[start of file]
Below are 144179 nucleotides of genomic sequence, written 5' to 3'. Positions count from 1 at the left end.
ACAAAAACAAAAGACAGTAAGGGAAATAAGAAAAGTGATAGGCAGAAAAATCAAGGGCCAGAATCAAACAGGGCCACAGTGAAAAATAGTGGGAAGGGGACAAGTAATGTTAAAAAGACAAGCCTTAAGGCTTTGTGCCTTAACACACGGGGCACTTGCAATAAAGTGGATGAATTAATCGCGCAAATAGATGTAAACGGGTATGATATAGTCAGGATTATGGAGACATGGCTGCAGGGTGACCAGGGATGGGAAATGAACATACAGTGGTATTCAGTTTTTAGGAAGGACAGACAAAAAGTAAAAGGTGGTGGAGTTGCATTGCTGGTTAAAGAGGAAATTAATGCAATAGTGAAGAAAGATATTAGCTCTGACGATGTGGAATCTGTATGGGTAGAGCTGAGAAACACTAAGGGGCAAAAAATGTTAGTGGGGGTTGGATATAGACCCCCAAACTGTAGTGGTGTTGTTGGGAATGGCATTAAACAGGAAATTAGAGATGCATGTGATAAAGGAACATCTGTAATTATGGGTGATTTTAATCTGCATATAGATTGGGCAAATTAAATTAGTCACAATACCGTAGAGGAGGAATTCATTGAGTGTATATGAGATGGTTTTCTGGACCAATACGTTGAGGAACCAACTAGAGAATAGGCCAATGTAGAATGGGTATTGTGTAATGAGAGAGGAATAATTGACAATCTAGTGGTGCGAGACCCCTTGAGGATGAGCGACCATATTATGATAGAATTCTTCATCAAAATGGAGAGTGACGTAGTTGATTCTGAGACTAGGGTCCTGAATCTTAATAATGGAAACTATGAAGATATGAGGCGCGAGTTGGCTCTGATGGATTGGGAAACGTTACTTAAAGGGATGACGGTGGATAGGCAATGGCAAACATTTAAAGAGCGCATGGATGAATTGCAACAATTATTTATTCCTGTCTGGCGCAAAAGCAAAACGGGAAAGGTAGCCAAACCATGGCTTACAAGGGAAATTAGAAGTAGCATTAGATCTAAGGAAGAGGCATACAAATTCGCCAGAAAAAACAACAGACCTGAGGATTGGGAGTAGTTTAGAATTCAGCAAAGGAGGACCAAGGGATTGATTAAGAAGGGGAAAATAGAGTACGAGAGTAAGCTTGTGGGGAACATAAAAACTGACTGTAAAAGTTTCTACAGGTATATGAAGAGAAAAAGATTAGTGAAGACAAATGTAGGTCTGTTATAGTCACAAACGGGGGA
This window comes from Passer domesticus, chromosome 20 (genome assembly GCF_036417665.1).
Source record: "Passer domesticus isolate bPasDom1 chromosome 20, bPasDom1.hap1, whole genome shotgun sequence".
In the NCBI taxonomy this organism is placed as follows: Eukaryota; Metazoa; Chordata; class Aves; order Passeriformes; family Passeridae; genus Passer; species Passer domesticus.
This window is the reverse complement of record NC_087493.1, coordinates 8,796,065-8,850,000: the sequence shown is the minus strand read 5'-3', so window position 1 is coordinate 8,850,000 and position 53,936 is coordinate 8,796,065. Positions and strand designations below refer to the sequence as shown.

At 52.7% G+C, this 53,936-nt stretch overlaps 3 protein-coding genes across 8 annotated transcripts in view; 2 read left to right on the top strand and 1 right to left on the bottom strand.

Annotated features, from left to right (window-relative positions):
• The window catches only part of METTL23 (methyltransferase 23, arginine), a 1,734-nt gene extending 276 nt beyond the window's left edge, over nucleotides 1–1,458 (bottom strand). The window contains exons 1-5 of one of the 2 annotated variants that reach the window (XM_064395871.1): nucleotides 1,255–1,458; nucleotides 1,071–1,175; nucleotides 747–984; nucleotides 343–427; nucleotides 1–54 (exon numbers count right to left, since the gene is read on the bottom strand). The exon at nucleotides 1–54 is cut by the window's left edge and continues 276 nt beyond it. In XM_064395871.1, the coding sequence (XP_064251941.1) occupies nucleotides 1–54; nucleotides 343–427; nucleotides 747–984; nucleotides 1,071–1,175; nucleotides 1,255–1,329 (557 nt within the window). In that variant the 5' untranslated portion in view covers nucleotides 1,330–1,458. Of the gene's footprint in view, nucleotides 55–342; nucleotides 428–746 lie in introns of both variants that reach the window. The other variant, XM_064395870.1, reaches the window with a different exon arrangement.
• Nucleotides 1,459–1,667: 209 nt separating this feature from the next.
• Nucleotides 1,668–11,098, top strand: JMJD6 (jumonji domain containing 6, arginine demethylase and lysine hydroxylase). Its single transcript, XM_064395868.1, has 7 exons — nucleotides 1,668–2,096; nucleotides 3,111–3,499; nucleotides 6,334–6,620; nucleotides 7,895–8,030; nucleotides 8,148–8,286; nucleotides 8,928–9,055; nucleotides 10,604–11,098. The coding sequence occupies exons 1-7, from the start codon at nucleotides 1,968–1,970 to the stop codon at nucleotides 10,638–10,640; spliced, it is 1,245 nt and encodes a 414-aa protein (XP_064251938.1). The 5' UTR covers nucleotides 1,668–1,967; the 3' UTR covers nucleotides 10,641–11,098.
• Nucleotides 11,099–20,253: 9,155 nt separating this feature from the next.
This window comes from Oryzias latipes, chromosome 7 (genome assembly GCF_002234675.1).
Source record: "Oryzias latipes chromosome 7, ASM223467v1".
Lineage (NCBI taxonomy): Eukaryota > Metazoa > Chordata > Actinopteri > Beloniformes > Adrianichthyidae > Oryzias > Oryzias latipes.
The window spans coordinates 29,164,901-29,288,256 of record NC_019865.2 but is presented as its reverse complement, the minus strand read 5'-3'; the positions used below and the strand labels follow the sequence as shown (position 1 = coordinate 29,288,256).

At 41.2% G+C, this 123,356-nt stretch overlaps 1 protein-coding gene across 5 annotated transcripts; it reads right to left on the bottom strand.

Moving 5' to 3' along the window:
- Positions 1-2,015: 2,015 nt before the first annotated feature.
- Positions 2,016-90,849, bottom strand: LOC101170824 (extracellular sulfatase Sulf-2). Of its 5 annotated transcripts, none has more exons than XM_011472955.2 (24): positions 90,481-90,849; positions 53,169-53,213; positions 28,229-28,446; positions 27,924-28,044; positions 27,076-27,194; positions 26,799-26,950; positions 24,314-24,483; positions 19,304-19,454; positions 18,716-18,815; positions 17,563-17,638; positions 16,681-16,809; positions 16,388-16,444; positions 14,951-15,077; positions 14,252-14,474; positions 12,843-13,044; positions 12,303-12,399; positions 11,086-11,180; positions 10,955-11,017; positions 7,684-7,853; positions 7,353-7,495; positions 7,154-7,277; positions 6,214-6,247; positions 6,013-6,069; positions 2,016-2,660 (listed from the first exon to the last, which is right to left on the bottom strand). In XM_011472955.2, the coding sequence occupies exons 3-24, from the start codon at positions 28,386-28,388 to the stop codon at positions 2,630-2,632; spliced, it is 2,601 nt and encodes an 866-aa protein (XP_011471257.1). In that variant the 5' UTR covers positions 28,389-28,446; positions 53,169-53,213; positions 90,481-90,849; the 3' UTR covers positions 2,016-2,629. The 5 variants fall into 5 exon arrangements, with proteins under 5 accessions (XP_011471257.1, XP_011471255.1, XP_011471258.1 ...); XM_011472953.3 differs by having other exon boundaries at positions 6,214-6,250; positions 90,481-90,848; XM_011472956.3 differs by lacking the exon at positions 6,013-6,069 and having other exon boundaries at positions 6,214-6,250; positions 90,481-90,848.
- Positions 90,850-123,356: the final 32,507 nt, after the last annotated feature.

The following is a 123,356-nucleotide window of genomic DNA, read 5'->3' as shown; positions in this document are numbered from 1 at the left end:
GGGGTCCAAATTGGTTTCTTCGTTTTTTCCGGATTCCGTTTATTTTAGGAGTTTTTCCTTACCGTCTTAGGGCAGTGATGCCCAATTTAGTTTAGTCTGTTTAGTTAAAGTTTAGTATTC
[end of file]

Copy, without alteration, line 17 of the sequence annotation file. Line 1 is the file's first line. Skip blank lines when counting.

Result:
At 41.2% G+C, this 123,356-nt stretch overlaps 1 protein-coding gene across 5 annotated transcripts; it reads right to left on the bottom strand.